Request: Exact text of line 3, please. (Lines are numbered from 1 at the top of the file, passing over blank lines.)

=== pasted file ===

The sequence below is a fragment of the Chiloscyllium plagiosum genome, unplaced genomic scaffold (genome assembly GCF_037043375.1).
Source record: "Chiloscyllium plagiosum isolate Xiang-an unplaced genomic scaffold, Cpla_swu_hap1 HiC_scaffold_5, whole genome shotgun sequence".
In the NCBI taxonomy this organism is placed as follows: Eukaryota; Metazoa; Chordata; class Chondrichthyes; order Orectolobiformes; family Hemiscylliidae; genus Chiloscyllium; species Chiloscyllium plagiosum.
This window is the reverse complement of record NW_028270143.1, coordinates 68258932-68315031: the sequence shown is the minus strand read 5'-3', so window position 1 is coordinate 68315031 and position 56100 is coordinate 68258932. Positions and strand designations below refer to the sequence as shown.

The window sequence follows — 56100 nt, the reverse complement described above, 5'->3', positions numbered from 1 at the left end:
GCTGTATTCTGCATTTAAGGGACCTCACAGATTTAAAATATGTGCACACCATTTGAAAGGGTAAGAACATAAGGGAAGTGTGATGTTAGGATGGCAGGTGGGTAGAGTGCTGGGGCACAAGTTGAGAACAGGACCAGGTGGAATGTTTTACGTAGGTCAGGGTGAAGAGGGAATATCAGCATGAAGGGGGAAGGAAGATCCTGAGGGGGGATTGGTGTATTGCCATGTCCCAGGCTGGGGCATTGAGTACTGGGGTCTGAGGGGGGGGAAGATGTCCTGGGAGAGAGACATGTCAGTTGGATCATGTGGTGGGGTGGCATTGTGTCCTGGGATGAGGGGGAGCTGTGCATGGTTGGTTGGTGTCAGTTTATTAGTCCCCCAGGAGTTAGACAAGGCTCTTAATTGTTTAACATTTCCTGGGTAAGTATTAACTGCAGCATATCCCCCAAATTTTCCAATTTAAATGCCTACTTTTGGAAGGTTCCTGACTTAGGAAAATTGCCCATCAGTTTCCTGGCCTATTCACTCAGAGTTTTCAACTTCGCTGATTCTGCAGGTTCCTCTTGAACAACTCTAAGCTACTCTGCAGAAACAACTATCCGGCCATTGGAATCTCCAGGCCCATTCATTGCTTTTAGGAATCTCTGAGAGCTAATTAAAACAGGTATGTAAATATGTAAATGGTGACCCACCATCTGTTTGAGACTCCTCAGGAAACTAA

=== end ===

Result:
In the NCBI taxonomy this organism is placed as follows: Eukaryota; Metazoa; Chordata; class Chondrichthyes; order Orectolobiformes; family Hemiscylliidae; genus Chiloscyllium; species Chiloscyllium plagiosum.